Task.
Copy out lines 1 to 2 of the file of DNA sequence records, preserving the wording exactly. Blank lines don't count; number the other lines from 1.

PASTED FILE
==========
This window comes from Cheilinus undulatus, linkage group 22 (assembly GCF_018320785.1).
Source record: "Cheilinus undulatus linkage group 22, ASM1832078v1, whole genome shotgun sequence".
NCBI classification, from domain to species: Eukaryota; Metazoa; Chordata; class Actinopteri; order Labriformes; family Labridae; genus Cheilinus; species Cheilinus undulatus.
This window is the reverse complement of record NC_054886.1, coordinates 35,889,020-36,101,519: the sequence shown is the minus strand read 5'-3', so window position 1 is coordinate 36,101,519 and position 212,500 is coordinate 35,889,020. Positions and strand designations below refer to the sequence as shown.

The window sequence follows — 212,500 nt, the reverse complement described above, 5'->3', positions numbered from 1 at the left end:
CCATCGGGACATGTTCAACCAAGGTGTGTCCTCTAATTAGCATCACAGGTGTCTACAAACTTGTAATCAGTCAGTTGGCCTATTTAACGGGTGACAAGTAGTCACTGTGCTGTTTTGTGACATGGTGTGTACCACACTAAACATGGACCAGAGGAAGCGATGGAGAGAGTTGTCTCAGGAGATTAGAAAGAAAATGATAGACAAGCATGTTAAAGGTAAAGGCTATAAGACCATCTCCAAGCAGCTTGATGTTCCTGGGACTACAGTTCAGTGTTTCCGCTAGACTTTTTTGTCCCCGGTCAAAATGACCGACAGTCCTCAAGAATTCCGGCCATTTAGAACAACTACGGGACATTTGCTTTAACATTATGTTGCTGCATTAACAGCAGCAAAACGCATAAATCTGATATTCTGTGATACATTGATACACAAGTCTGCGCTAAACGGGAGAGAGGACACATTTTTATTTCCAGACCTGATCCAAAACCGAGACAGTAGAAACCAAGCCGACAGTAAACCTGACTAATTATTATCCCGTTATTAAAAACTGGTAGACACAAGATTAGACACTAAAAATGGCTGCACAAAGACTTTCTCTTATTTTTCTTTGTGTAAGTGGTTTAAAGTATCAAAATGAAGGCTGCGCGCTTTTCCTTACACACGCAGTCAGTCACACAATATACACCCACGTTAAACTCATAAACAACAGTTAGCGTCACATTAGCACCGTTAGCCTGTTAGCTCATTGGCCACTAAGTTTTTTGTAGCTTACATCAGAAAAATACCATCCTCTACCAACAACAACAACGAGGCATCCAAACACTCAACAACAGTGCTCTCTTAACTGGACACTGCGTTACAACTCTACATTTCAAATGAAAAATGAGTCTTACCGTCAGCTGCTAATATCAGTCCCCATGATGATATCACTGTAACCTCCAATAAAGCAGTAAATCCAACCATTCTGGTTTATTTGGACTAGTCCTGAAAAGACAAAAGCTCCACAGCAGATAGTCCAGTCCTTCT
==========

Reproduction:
This window comes from Cheilinus undulatus, linkage group 22 (assembly GCF_018320785.1).
Source record: "Cheilinus undulatus linkage group 22, ASM1832078v1, whole genome shotgun sequence".